Wednesday, December 22, 2010

X-FORCE #76 - April 1998

Bittersweet Reunions

Credits: John Francis Moore (writer), Adam Pollina (story idea), Mike S. Miller (art), Richard Starkings & Comicraft (letters), Marie Javins (colors)

Summary: In Texas, Cannonball spends time with X-Force. When he walks in on Meltdown and Sunspot kissing, he flies away in anger. Meanwhile, Domino competes in one of Arcade’s fighting tournaments. Arcade pits her against Shatterstar, threatening to kill Rictor if the former teammates refuse to fight. Domino wins the battle, and decapitates Arcade’s imposter robot. She takes his client, Etienne Rousseau, into custody, revealing that she’s been working undercover for the UN all along. Elsewhere, Mojo and the real Arcade monitor the events.

Continuity Notes: When Domino steals one of Shatterstar’s swords, she feels as if it’s “fighting against” her. Shatterstar reveals that his blades are “charged with a bio-electric current to make them unwieldy to anyone but myself.” Mojo is adamant that Shatterstar is his property, although Shatterstar comes from a future Mojoworld, ruled by Mojo V.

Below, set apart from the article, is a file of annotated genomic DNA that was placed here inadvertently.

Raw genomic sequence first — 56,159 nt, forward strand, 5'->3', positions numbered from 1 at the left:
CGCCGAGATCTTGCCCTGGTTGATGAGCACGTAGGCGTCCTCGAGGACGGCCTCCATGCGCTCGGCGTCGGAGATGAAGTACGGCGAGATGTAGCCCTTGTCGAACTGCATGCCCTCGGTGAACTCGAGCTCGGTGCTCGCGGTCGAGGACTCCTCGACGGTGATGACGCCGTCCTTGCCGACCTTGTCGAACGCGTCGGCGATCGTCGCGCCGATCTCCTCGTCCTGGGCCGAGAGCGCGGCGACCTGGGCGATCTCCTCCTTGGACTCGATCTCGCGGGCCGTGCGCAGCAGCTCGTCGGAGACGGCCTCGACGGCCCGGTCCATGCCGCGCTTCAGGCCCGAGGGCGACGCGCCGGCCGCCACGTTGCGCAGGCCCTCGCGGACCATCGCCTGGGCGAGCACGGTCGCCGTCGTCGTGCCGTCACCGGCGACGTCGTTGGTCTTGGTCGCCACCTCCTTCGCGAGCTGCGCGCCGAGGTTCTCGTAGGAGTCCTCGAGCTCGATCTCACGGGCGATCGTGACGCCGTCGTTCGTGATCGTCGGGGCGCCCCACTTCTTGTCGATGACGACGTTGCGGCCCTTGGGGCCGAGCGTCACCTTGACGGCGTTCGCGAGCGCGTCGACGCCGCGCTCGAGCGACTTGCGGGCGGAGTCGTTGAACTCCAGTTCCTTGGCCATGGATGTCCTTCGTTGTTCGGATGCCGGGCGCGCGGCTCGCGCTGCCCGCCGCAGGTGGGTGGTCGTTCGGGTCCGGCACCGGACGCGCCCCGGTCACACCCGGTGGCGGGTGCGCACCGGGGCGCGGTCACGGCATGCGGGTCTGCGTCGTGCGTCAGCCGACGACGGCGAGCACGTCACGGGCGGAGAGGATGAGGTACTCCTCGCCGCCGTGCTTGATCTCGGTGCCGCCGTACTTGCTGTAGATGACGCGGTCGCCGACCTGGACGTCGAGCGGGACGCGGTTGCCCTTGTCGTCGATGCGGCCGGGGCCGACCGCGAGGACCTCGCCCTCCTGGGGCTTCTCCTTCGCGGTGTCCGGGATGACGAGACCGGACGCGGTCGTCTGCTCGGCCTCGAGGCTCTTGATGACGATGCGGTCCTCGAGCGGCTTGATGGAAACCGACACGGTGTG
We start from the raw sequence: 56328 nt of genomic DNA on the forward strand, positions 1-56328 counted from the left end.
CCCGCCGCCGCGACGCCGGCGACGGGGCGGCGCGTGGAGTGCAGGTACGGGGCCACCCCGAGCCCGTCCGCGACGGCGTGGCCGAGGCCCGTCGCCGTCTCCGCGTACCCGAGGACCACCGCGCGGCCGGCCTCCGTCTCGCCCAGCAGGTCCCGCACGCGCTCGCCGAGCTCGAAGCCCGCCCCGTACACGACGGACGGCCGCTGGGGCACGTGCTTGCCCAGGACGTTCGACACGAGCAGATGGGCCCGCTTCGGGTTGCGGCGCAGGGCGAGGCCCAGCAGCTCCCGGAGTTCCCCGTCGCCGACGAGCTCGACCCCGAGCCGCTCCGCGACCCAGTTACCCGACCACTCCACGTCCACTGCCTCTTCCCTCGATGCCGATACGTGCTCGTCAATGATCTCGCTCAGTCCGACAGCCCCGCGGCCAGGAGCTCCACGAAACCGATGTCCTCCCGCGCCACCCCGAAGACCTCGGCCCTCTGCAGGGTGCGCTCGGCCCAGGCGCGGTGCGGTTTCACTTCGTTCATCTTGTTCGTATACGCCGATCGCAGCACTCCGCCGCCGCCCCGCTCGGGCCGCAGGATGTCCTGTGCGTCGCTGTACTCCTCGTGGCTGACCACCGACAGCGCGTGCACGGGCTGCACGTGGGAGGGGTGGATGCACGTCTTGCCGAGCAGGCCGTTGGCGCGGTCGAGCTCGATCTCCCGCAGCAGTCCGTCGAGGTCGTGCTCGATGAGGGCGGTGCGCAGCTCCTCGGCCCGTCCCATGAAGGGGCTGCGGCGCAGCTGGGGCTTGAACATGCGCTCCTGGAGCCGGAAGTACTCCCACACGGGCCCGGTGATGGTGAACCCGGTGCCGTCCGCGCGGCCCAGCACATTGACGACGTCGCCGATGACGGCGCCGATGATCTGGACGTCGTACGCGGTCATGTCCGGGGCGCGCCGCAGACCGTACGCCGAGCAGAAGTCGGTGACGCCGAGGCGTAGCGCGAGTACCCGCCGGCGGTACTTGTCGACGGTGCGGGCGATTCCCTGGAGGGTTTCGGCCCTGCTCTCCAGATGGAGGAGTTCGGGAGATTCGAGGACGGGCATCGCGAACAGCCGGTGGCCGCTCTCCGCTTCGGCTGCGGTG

I Love the ‘90s: Siryn wants another quarter to play “that Chumbawumba” song. Richard Starkings & Comicraft’s credit for this issue reads “Tubthumping.”

Review: The “Domino tries to prove she hasn’t lost her skills” arc continues, as Moore answers fan requests and also brings back Shatterstar for one issue. Even if editorial turned his origin story into an unholy mess (as Domino says here, his background is filled with “mystery and contradiction”), Shatterstar goes back to the very first issue of the series, and he shouldn’t just be forgotten about. Although Moore is flagrantly turning the book into a New Mutants reunion title, I’m glad he’s at least making an effort to acknowledge the more recent history. Meanwhile, the Sunspot/Meltdown romance subplot continues, culminating in Cannonball pitching a fit and running away, or flying away at supersonic speeds to be more precise. This storyline doesn’t really make any of the participants look very good, but it’s presumably all a part of Moore’s plan to make the cast more realistic teenagers/twenty-somethings. Still, it’s a little too soap opera-ish, or Real World-ish (before the show devolved into indiscriminate hookups between virtually every cast member), for my tastes.

1 comment:

ray swift said...

Yeah, it was kinda obvious to happen (by a soup opera logic) but I still dig it. It's nice to see characters mistake and real life issue, and the issue by issue comic book format force the drama to occur quickly and not prolong for to many issues or it will be forgotten by the audiance or be handeld to the next writer who, in his turn, will forget about that.

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